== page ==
Without wishing to sound needy, I'm a bit of a fan of the odd self-help book. I don't have a regular fix, you understand, I'm not trying to Win Friends and Influence People one week and reaching for the Little Book of Calm the next.
However, I do like Steven Covey's Seven Habits of Highly Effective People, of which my particular favourite habit is number five - Seek First to Understand.
I have had great cause to think about this during the last week as our application for temporary residence came up before the planning committee.
We spent the days before carefully honing a three-minute speech we were to give that would convince the committee to think again about the planning officer's advice to reject our application. He says our venture does not meet the functional need criteria that would enable us to stay on the land. We disagree. We further disagreed with the way he put this across in his report.
Anyway, it was all a waste of time since I feel that no matter what we had said in our three minutes, it would have been completely pointless. Maybe next time I will just recite the telephone directory.
Nobody appeared to be in the mood for trying to understand, you see. Where's habit five when you need it?
Some of the village had turned out for the event - hoping for a ringside seat in what they assumed would be a nail in the coffin of the hope and vision of a young(ish) get-up-and-go sort of family.
I have found this negativity really difficult to quantify, especially when I measure it against the enthusiasm I get whenever I talk about what we are doing to people I work with or meet on the train. In fact, one lady I met was so interested that she stayed on past her stop to hear more.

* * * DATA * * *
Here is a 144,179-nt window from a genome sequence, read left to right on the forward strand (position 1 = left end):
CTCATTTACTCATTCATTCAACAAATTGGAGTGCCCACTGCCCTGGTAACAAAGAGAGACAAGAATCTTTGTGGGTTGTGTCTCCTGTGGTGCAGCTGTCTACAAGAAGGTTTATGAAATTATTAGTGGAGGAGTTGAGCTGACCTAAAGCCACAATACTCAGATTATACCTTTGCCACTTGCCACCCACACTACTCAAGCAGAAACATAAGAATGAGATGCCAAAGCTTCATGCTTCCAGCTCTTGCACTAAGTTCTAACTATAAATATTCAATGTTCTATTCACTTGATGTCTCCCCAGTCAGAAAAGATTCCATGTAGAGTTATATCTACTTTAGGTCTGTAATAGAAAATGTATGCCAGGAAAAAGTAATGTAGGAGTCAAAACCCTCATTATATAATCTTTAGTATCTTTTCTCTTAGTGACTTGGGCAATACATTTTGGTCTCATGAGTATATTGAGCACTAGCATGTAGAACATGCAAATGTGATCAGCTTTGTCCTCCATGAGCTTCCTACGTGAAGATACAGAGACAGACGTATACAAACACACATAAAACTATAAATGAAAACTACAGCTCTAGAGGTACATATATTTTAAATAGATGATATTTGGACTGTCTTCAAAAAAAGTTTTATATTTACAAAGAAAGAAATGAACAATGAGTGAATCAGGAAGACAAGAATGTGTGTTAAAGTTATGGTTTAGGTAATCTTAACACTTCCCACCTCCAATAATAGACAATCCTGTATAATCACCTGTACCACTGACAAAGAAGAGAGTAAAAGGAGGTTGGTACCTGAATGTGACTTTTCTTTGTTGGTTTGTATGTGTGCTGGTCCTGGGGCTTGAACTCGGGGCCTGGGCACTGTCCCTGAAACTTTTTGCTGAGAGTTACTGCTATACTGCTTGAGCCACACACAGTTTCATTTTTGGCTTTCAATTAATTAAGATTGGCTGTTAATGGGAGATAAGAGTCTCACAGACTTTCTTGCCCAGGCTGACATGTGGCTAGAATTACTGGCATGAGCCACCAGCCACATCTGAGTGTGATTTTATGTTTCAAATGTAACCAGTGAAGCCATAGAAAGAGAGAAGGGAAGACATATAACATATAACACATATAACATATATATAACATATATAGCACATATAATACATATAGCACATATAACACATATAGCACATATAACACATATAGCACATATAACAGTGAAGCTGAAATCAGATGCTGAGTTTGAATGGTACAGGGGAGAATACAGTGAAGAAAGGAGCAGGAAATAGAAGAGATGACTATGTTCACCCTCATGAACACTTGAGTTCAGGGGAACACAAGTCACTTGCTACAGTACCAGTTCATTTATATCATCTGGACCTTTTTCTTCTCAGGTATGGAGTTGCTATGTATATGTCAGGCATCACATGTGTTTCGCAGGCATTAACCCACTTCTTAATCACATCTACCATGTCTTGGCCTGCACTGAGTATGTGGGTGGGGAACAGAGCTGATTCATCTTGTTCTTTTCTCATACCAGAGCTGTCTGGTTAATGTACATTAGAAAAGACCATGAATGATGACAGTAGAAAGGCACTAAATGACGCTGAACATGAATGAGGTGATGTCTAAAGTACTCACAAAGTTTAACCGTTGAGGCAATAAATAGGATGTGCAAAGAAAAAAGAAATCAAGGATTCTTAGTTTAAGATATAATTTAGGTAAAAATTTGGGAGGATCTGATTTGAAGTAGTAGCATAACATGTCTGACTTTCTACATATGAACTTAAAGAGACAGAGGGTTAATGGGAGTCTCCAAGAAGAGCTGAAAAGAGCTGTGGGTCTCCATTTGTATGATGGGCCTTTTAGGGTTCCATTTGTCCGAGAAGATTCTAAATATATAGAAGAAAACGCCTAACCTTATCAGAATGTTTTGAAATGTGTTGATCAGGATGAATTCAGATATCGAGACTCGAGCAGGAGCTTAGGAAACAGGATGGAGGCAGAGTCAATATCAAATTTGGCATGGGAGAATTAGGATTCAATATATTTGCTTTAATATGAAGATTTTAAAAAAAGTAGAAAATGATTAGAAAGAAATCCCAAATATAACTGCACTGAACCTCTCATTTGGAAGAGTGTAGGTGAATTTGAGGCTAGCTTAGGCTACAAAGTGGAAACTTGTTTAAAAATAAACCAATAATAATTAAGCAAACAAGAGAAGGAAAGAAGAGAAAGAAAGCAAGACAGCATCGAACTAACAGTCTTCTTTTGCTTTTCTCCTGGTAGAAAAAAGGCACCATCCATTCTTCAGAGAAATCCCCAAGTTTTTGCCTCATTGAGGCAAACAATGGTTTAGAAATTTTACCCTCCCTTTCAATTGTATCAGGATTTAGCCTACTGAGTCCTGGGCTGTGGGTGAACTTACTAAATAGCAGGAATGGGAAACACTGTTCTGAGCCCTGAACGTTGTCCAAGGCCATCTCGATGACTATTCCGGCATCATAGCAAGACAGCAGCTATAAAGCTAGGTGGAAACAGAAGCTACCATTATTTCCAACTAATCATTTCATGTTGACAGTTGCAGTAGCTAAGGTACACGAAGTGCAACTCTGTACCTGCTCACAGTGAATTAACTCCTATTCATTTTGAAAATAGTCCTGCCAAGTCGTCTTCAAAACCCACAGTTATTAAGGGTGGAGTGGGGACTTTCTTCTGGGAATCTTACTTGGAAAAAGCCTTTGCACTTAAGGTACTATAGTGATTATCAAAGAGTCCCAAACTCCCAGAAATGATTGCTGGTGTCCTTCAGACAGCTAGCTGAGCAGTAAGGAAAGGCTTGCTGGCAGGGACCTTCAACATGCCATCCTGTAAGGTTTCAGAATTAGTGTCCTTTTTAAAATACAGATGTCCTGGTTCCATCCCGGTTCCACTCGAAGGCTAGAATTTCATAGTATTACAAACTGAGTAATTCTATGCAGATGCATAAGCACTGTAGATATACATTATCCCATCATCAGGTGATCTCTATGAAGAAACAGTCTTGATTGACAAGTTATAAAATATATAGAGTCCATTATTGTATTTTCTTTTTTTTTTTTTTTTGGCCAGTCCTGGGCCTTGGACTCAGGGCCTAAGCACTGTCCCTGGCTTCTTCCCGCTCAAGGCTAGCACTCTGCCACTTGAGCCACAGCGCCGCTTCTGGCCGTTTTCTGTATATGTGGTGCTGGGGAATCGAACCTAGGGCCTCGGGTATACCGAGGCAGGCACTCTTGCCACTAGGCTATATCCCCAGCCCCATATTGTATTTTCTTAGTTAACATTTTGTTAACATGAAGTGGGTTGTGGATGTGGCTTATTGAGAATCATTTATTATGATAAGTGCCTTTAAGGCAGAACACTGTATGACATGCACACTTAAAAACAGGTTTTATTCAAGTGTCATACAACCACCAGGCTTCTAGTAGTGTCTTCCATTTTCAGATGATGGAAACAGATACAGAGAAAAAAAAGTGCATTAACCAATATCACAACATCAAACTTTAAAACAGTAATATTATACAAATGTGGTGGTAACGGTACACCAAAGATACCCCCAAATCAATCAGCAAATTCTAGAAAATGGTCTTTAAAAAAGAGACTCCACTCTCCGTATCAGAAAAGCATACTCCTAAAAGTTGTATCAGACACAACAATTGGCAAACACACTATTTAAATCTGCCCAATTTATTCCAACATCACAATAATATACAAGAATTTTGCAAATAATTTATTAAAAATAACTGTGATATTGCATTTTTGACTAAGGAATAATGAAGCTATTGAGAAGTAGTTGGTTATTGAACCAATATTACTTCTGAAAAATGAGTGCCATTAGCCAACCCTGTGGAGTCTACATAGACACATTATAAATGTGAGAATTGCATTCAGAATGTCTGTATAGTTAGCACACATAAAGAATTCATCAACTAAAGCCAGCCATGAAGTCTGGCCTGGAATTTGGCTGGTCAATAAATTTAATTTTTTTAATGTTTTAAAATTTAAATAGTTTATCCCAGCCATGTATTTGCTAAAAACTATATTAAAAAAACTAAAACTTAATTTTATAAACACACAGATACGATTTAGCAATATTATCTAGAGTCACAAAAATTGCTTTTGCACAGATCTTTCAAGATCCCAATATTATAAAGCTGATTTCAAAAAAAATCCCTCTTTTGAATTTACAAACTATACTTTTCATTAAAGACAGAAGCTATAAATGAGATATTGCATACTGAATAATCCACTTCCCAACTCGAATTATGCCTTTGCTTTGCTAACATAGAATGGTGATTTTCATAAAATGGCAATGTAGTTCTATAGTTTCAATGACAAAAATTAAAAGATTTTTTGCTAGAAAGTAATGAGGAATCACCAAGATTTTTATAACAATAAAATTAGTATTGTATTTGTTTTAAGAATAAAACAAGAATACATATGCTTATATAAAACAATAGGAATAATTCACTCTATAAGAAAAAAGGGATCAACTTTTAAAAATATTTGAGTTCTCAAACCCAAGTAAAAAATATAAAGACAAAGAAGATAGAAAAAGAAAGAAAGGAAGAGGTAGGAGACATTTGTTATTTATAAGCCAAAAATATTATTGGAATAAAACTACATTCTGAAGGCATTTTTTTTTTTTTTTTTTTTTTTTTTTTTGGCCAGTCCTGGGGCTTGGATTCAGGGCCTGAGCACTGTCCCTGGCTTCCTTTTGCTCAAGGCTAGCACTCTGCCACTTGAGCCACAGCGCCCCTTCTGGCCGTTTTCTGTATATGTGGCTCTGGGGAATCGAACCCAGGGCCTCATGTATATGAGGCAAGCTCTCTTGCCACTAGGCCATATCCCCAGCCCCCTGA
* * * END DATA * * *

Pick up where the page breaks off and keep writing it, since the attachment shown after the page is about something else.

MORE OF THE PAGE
Since I have spent so much time waffling on about mud and cats, it is probably worth a little recap on what we are trying to achieve. The idea was to take a small amount of land and see if we could make a living out of it that sustains ourselves, provides enough work and income that we can take on an extra worker, and becomes an example of how a small-scale permaculture-based agricultural model can work.
The plan really is best viewed as a flow chart. Gully made a lovely one - all set out on a grid and colour co-ordinated with big words like pyrolysis - but I did a far jollier one for the children's benefit on a large wipe board we had. This featured trees and truffles and chicken and worms and compost and bees and us in our caravan with with large friendly arrows showing how everything flowed into and out of each other, which impressed our education inspector no end.
But they failed to impress planning and thus our application for a temporary agricultural dwelling was unanimously rejected by the committee.
We will now be seeking an appeal - which means more hours spent on paperwork rather than trying to get on with what we want to do. This is rendered more difficult by the fact that we do not have access to the internet at the land, our attempt to get a telephone line being scuppered by a local who threatened to chainsaw down the telegraph pole that BT Open Reach was trying to put up.
Still, chin up, grit teeth, move on - and in that spirit I set off the next day for a doctor's appointment in Tiverton accompanied by newly-nine Zena who was looking forward to a little quality crochet time.
|Kurt Cobain, good for post planning |
She put on the car stereo. 'I don't feel like listening to Lana Del Rey,' I said. 'What do you want instead, Mummy,' she asked sweetly. 'Nirvana,' I said. 'I'm in the mood for Nirvana.'
And as we negotiated the Devon lanes in thick grey mist listening to Kurt bawling in futile fury, I felt a catharsis taking place.
I believe I may be in a Nirvana mood for some time.